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I have recently learned that nop instruction is actually xchg eax, eax... what it does is basically exchanges eax with itself.

As far as CPU goes, does the exchange actually happen?

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There are several instructions, which could be used depending on the compiler. xchg eax, eax is byte code 90. It is a legit instruction, which takes up a single processing cycle. In addition, there are several other instructions, which could be used in place of xchg eax, eax:

lea eax, [eax + 0x00]    byte code 8D 40 00
mov eax, eax             byte code 89 C0

Since all of those instructions are different length, compiler chooses one of the most appropriate versions depending on alignment requirements.

Regarding compilers' choices, a few pointers:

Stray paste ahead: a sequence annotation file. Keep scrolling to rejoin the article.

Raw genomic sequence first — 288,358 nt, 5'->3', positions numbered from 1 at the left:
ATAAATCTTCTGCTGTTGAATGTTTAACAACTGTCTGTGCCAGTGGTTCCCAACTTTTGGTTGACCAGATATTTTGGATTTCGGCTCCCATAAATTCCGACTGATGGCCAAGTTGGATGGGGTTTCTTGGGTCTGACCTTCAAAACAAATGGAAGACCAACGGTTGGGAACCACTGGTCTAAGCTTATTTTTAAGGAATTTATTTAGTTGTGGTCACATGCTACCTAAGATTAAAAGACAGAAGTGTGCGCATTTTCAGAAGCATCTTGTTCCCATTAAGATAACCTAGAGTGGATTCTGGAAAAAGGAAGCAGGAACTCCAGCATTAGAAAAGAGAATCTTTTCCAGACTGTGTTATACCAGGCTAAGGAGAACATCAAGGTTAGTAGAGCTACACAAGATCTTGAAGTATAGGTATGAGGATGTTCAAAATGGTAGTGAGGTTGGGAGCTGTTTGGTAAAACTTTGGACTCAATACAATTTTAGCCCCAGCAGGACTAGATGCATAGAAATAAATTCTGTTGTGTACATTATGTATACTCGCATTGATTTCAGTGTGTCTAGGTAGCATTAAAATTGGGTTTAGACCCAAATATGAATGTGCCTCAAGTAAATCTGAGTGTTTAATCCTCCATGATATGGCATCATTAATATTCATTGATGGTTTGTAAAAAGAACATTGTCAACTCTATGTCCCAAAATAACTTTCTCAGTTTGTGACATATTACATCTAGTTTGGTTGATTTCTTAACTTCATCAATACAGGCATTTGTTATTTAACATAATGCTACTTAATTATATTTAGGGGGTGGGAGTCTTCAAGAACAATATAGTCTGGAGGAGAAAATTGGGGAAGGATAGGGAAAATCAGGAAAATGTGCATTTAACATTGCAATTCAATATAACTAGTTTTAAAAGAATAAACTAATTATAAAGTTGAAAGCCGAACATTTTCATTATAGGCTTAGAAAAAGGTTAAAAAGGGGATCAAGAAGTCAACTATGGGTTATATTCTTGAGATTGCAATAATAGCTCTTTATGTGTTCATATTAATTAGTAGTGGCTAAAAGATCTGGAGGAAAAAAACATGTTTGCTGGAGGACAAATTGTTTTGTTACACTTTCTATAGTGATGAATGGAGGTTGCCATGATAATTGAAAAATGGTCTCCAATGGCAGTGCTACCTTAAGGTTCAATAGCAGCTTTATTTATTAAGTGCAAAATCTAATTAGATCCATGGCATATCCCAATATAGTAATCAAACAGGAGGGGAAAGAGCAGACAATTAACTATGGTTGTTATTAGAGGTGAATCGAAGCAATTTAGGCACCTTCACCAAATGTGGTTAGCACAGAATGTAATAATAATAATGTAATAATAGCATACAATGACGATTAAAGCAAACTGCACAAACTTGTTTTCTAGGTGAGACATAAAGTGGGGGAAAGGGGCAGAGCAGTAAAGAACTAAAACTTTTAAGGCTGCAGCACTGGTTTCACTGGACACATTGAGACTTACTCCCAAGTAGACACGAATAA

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    but they are probably less "NOP-like" than the xchg is. Besides which, the documented multi-byte NOP is the "0f 1f /0" set. Jun 20 '13 at 19:16
  • The only other nop instruction is 0F 1F /0 which is NOP r/m16 and NOP r/m32 on supported CPUs. It may take anywhere from 3 to 9 bytes in x86-64, as per Intel doc (page 4-163). So even though you can use mov eax, eax and others an an alternative, it has a downside vs. real nop in that it blocks CPU pipeline and lacks other hardware optimizations that are implemented in the nop instruction.
    – ahmd0
    May 17 '18 at 21:45
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The short answer is "Yes." In fact, if you experiment by generating machine language op codes directly you will discover that there is a whole range of operations that are effectively NOPs, all of which take a single processor cycle to execute.

While they are not technically "Documented," you will find that very close to the 0x90,

  • XCHG EAX, EAX
  • XCHG EBX, EBX
  • XCHG ECX, ECX
  • XCHG EDX, EDX
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    I don't think this is is true. I think the non-EAX take more cycles (3 and not 1) and I think all the XCHG versions actually 0 the higher order 32 bits on a x86_64. stackoverflow.com/a/25053039/124486 Feb 6 '18 at 1:41

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